This is an exciting time for technological breakthroughs in communication and eCommerce. From the debuts of folding phones and a 5G network to increasing role played by the Internet of Things, experts from every field seem to be optimistic about what the future looks like from their particular corner of the tech world.
But the bigger the innovation, the better the chance that it will be disruptive. While there are a number of changes going on in the world of SEO, there is one particular trend that is upsetting people: no matter how good your SEO is right now, it’s going to earn you fewer organic clicks from here on out on.
Organic Search: Still Better, but Harder
The search results that you receive organically–that is, without any type of paid ad–are still typically your strongest leads. The problem is that searchers are clicking on organic results less than ever.
Part of this, of course comes from the natural evolution of searching: we’re better at it than we were 10 years ago. Search–once a novelty–has become an important tool. We know how to find what we’re looking for without clicking every single link on the SERP.
And, too, SERPs offer a lot more than they used to. Featured snippets, instant answers, and knowledge boxes reduce organic click-through rates (CTR). If a user has a simple question, such as wanting to know ticket prices, or how to pronounce a word, those answers are likely to appear on the SERP… which eliminates the need to click through to ANY other sites.
Search engine companies understand that we’re spending less and less time digging through too many websites: we click on the link we want and go from there. So Google needed a way to turn that to their advantage.
At first, this may seem contradictory: after all, search engines are the ones who provide all that extra SERP information. Are they sabotaging their own efforts? Not really, as we’ll see
Google Controls Search
While the motto of Alphabet– Google’s parent company–is “Do the right thing,” that doesn’t inherently have to mean “Do the right thing for our users.” Google is first and foremost a corporation…and the number one job of a corporation is always to sustain the corporation. In order to sustain growth, Google stockholders must see a return on their investment.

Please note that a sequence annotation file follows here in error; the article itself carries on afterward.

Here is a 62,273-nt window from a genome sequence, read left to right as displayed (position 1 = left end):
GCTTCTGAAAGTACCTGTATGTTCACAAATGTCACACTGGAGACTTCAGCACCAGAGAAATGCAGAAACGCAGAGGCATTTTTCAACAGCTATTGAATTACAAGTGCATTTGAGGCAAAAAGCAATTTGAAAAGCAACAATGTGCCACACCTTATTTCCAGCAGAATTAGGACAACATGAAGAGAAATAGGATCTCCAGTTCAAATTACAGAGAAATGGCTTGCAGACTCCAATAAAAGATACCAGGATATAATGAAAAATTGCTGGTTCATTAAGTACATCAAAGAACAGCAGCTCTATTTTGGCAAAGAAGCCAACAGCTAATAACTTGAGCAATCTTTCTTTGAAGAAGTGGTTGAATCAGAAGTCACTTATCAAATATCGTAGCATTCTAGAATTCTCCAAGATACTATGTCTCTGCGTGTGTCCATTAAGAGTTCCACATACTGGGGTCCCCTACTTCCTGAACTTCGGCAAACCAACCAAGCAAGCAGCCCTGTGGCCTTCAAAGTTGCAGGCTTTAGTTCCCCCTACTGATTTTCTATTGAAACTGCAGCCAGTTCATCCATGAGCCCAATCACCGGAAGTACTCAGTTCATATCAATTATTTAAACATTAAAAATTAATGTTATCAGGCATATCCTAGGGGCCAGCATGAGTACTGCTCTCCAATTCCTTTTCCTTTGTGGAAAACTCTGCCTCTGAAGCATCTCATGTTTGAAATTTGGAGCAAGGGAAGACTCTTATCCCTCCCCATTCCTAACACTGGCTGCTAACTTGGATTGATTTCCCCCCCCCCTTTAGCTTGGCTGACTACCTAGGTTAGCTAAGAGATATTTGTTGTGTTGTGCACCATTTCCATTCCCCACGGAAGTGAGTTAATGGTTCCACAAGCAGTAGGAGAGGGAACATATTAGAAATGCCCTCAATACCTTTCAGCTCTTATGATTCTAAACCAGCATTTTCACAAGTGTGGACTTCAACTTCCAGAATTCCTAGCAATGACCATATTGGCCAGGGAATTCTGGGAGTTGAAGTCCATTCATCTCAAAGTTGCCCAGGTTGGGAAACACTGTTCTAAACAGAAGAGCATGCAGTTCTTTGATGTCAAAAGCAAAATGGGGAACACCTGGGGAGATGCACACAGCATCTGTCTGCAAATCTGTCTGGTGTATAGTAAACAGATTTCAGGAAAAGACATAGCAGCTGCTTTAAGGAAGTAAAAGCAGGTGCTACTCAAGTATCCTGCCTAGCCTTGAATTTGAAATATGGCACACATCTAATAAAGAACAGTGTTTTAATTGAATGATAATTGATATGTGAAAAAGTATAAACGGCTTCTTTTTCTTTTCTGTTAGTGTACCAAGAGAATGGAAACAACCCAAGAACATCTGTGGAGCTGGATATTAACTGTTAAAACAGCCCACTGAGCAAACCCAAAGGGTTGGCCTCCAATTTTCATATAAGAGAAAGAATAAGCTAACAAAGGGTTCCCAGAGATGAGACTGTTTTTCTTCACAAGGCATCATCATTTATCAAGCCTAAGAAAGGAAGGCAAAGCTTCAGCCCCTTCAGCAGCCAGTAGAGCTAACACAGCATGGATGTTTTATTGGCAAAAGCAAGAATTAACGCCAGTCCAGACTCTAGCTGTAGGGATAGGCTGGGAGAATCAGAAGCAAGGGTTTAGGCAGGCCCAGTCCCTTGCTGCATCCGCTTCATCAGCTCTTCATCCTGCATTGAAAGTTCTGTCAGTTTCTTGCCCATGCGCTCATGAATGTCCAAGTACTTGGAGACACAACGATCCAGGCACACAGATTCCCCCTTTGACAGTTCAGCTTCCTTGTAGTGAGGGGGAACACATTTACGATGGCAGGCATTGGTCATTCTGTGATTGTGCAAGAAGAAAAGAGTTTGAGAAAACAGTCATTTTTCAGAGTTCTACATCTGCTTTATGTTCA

We believe that Google cares about customers and about delivering quality answers for searchers. But that doesn’t necessarily mean that searchers are more important to them than shareholders. Searchers are a means to an end: the company is out to make money, and they’ll do what it takes to increase CTR for their advertisers.
The best way for any ad giant to increase short-term revenue is to control the situation so that companies like yours feel the need to pay for ads. How to they do that? By reducing organic reach, in a couple different ways. The first way is all those extra SERP features we mentioned earlier. Not only does that do away with searchers needing to click through to some other site, it also pushes all the OTHER info on the page DOWN … ensuring that the only sites searchers may see are the paid ads.
Plus, Google also has “suggested search” links right there, as well. Those aren’t necessarily linked to paid ads, but they are primarily linked to specific answers…meaning to some extent, Google controls where users go for an answer.
The Future of Organic SEO
So does all this mean SEO is dead? No. But the process continues to get more complex and nuanced. There are no quick fixes, but there are some steps site owners can take.
Don’t Target the Obvious
Be careful of targeting keywords that have a high probability of producing low CTR. Google can answer simple queries like “weather in LOCATION” or “how many liters in a half-gallon.” Searchers won’t need to click through to your site, even if you have a better answer.
Invest in Your Brand Image
Having an amazing product that people search by name not only adds incredible value in your market; it also helps target your search responses. Branded searches are a huge trust signal for SEO, and that can raise your rankings. Connecting your brand to a specific image and audience–then delivering on quality service–will make your SEO all the more potent.
According to Adobe, over a third of users will stop engaging with a website if the content and/or layout are unattractive. Things like a fast load time, mobile-friendliness, and expert content are always going to help rankings. Enhancing the user experience also means optimizing for user intent: in other words, anticipating the queries that searchers will use for searching, and answering those questions thoroughly on your site.
SEO is more alive than ever, but it’s also more complicated and requires increasingly specialized skills. That can be a good thing for you, however, since not everyone understands this (and even fewer are willing to learn). Now more than ever, you need a resource in the business to help you leverage changes to your advantage as they appear. Contact us today to see how we can help.